You’re going to make it

I’m starting to get used to a life of change. Don’t you just hate it when “normal” keeps changing on you? My normal today is drastically different than it was last year at this time. Comparing milestone markers in my life by looking at my progressions from year to year, and sometimes month to month, is the only way I can actually determine just how much my disability is changing.

For me, last year at this time my legs would still function a little when I would do the ever so popular furniture walk. (That’s where you walk from one piece of furniture to another using anything you can grab hold of as a support.) My grip strength was much better then too. Thankfully the tremor in my right hand has subsided a bit, but it’s still there and ever so annoying.

Now my voice is softer, my thinking slower, pain has increased and sleep is difficult. I have a tube coming out of my belly attached to a urine bag since I have lost control of the muscles needed to empty my bladder by myself, I no longer wear an AFO brace on my right ankle since the drop foot has shifted to being stiff rather than floppy, and my breathing is shallower but still going strong. I’d say that’s a lot of change.

But looking back over my life, change has always been happening…even before multiple sclerosis came into the picture. Seasons change in our lives and what we considered normal changes right along with it.

No matter how much change has been happening, I have made it this far in life because I hung on even when I wanted to give up. Look back at all you’ve been through then give yourself a giant pat on the back, high five or hug for sticking it out too. You have pushed through some truly difficult and impossible times.

I always think of Florence Chadwick when I feel like quitting. In 1952, she attempted the impossible. She stepped into the waters of the Pacific Ocean off Catalina Island determined to swim to the shore of mainland California. She was already the first woman to swim the English Channel both ways, so surely she could do this.

The weather was foggy and chilly making it hard to see the boats that were accompanying her. Fifteen hours she swam, stroke by stroke, exhausted and only able to see a few feet in front of her. She begged to be taken out of the water.

Her mother, in a boat alongside, told her she was close and that she could make it, but being both physically and emotionally exhausted, she stopped swimming and was pulled out. It wasn’t until she was on the boat that she discovered the shore was less than half a mile away.

At a news conference the next day she said, “All I could see was the fog…I think if I could have seen the shore, I would have made it.”

Can you relate? Sometimes I feel like giving up because I don’t have the strength to move forward, not even an inch. I can’t see where I’m headed and I am exhausted, weary and just completely worn out.

I didn’t ask to be a part of this fight, this struggle in life. But you know what? Each day I still come up swinging. Sometimes I get knocked out even before stepping out of bed, but I keep fighting anyway. You have to do the same thing. That’s what warriors do. And believe me, you are a warrior.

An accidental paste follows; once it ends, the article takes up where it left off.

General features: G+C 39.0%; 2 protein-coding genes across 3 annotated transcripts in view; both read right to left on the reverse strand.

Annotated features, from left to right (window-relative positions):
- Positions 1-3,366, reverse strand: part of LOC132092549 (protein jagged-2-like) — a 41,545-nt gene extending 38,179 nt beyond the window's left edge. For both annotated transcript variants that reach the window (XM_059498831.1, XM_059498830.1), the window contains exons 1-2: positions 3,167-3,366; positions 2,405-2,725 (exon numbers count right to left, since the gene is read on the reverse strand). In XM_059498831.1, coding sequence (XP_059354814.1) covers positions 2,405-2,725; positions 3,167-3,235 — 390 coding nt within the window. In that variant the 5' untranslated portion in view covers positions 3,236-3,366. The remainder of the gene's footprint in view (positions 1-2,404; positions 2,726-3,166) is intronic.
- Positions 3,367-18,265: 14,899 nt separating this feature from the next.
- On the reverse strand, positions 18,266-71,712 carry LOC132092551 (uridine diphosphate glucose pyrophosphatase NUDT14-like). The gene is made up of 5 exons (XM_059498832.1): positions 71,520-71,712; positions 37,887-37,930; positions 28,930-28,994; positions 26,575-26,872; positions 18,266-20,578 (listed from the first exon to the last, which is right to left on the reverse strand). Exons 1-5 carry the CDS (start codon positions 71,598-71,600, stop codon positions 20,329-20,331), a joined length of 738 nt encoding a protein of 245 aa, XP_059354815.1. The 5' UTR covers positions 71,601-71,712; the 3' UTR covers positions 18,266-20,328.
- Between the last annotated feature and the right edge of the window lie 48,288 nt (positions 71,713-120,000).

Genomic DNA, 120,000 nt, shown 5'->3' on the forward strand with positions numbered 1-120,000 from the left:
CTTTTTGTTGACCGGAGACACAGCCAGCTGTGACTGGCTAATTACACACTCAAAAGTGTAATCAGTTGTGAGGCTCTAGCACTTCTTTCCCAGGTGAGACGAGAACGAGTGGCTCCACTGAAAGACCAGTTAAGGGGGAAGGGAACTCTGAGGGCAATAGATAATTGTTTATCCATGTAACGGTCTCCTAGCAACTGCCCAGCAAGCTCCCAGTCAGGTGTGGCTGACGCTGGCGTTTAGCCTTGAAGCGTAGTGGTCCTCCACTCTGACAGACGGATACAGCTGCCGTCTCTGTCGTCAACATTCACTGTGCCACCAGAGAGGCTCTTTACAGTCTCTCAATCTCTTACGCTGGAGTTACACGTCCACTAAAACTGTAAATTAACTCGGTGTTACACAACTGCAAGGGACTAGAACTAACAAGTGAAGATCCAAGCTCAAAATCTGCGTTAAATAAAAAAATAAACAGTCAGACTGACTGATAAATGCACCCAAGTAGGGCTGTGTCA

If today is a difficult day for you, remind yourself of how far you’ve already come. Stop looking at how far you still have to go or the fact that you can’t see the finish line. The important thing is that you are moving forward…even if it is only at a snails pace.

You are conquering today one moment, one step, one stroke at a time. And that my friend, is amazing!

11 replies
  1. Peggy
    Peggy says:

    As others say here Thank you Penelope Conway your writings have helped me so much. Glad to have found Postive living blog. I can relate to the progressive disabilities…as you say i too did the furniture walking and now into a wheelchair.

  2. Rodger Ashton-Smith
    Rodger Ashton-Smith says:

    Thanks again Penelope you make my life easier every time. My wheelchair is my only mobility and wee are looking at a new home for better living conditions for both of us. I will keep you posted as how it goes.

  3. Tiffany
    Tiffany says:

    AWESOME once again Penelope, I love reading ALL off your post, and they have helped me to let my family know a little about ME. By the way I have never talked about me until I was able to have my daughter-in-law read a few of your post to my children and husband one time when I was out of town, and WOW it sure let them understand a little more about my life 🙂 A BIG huge to you Penelope and THANK YOU xoxox

  4. Trish
    Trish says:

    Oh, Penelope! What an extraordinary lady you are! Brave. Beautiful. Benificient. Your courage, compassion and grace inspire us all. Your gentle yet ferocious spirit illuminates ours with hope and humility. May you feel our love embracing you throughout each and every moment. MS is a harsh mistress. I have been waltzing with Angela and tangoing with her demons for over twenty years. Your generosity of spirit is truly rare. Thank you. God Bless.

    • Trish
      Trish says:

      Excuse me. I am legally blind and typing is also difficult with hand to eye coordination deficits. I meant “waltzing with Angels and tanging with MS…”. My apologies s

  5. Pat/Don Dobbs
    Pat/Don Dobbs says:

    Receiving POSITIVE LIVING with MS has helped my husband and I to understand what it is like having MS. These news letters are extremely helpful to understand what one is going through.


    Thank you for sharing this post with us all. Your posts are always worth reading as they say so much about life with MS as does this post thank you for all that you do to help people living with MS.


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